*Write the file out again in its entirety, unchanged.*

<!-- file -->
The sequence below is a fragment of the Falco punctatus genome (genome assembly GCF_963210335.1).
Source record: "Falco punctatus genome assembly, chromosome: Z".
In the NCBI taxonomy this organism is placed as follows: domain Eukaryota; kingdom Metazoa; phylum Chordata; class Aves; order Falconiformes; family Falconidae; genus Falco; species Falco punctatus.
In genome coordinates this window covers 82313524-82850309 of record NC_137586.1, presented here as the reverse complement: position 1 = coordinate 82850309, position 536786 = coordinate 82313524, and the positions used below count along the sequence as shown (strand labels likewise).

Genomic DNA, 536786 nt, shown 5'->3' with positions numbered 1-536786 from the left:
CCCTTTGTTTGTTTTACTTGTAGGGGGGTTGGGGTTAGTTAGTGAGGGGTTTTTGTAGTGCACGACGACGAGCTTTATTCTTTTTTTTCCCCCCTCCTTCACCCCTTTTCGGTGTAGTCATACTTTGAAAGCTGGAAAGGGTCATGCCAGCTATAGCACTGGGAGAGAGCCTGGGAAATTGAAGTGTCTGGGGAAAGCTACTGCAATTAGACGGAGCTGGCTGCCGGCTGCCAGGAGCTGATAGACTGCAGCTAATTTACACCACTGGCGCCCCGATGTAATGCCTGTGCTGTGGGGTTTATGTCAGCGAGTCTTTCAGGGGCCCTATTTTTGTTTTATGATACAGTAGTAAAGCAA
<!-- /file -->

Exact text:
The sequence below is a fragment of the Falco punctatus genome (genome assembly GCF_963210335.1).
Source record: "Falco punctatus genome assembly, chromosome: Z".
In the NCBI taxonomy this organism is placed as follows: domain Eukaryota; kingdom Metazoa; phylum Chordata; class Aves; order Falconiformes; family Falconidae; genus Falco; species Falco punctatus.
In genome coordinates this window covers 82313524-82850309 of record NC_137586.1, presented here as the reverse complement: position 1 = coordinate 82850309, position 536786 = coordinate 82313524, and the positions used below count along the sequence as shown (strand labels likewise).

Genomic DNA, 536786 nt, shown 5'->3' with positions numbered 1-536786 from the left:
CCCTTTGTTTGTTTTACTTGTAGGGGGGTTGGGGTTAGTTAGTGAGGGGTTTTTGTAGTGCACGACGACGAGCTTTATTCTTTTTTTTCCCCCCTCCTTCACCCCTTTTCGGTGTAGTCATACTTTGAAAGCTGGAAAGGGTCATGCCAGCTATAGCACTGGGAGAGAGCCTGGGAAATTGAAGTGTCTGGGGAAAGCTACTGCAATTAGACGGAGCTGGCTGCCGGCTGCCAGGAGCTGATAGACTGCAGCTAATTTACACCACTGGCGCCCCGATGTAATGCCTGTGCTGTGGGGTTTATGTCAGCGAGTCTTTCAGGGGCCCTATTTTTGTTTTATGATACAGTAGTAAAGCAA